Like a shell firm
For an entity that handled close to half a billion pesos in 2011, Philforest operates like a shell corporation with no organizational structure.
Although its president and vice president are elected by the board, Philforest has a workforce of 19 temps whose contracts are renewed yearly. It has five consultants and two laborers taking care of its nursery in Limay, Bataan.
Philforest is a subsidiary of National Resources Development Corp., itself a DENR subsidiary, whose flagship program is to propagate Jatropha for biodiesel production.
Based on documents obtained by the Inquirer, Honasan accounted for P195 million of the P428.5 million in PDAF received by Philforest in 2011—P40 million in August 2011 and P100 million in December 2011 funneled to FDGFI; P50 million to the WFI in February 2011; and P5 million to PFI in December 2010.
KKFI and PFI were among the 82 questionable NGOs that a COA special audit of pork barrel from 2007 and 2009 said received at least P6.165 billion in the PDAF of 12 senators and 180 House members.
Another senator, Lapid, gave P5 million of his pork to FDGFI in June 2011.
Half of the PDAF that went to Philforest in 2011 came from representatives—Antonio T. Kho of Masbate (P30 million), Salvador P. Cabaluna II and Michael Angelo Rivera of the 1-CARE party-list group (P22.5 million each), Reynaldo V. Umali of Oriental Mindoro (P15 million), Jose Benjamin Benaldo of Cagayan de Oro (P15 million), Nicanor Briones of the Agap party-list group (P13 million).
Emil Ong of Northern Samar (P13 million), Peter Unabia of Misamis Oriental (P12 million), Hadjiman Hataman-Salliman of Basilan (P11 million), Joel Roy Duavit of Rizal (P10 million), Eduardo Gullas of Cebu (P9 million), Ramon H. Durano VI of Cebu (P9 million).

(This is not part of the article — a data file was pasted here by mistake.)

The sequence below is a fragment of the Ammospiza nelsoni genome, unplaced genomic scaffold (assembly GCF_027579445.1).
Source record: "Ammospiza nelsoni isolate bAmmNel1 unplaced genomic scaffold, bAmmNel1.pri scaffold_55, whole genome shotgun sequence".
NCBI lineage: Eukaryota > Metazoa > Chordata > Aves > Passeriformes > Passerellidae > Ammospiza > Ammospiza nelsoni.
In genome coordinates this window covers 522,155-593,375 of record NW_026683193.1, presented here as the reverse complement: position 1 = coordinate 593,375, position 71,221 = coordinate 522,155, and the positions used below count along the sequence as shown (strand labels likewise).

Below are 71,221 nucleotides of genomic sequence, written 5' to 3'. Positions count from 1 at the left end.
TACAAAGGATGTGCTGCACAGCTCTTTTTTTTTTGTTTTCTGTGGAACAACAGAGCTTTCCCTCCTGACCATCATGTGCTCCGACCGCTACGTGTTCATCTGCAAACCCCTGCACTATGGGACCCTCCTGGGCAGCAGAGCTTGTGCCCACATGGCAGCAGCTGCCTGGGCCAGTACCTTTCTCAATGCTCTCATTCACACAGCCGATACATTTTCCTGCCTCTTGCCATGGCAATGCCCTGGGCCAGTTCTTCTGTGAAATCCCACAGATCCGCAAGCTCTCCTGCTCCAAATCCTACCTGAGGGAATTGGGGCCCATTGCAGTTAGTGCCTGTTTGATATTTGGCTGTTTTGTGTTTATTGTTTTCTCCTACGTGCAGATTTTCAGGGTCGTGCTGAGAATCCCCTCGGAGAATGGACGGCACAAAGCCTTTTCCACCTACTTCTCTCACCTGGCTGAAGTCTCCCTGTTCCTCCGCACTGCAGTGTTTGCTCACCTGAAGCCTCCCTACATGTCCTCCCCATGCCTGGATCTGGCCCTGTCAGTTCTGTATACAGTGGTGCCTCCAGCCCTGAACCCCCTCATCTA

Nancy Catamco of North Cotabato (P9 million), Marc Douglas Cagas IV of Davao del Sur (P7 million), Jesus Emmanuel Paras of Bukidnon (P5 million), Potenciano Payuyo of the Apec party-list group (P5 million), Isabelle Climaco of Zamboanga City (P4 million), Nelson Dayanghirang of Davao Oriental (P4 million).
Robert Raymund M. Estrella of the Abono party-list group (P3 million), Rodolfo Valencia of Oriental Mindoro (P3 million), Yevgeny Vicente B. Emano of Misamis Oriental (P3 million), Teoderico Haresco of the Kasangga party-list group (P1.5 million), Jose Aquino II of Agusan del Norte (P1 million) and Franklin Bautista of Davao del Sur (P1 million).
In the COA special audit of pork barrel releases from 2007 to 2009, TRC received P2.432 billion; NLDC, P1.259 billion; Nabcor, P1.227 billion; and ZREC, P282 million.
The COA questioned why these corporate entities allowed the NGOs to undertake the projects that they should have undertaken themselves.
The COA also wondered why the state firms chose the NGO beneficiaries based solely on the recommendation of lawmakers and why they rewarded themselves with 3 percent to 3.5 percent in management fees for practically doing nothing.
The Inquirer reported on Aug. 16 that seven fake NGOs allegedly controlled by Napoles had cornered close to P1 billion in pork barrel of five senators and eight representatives that was coursed mainly through NLDC. Roughly half of the funds were released between 2010 and 2012.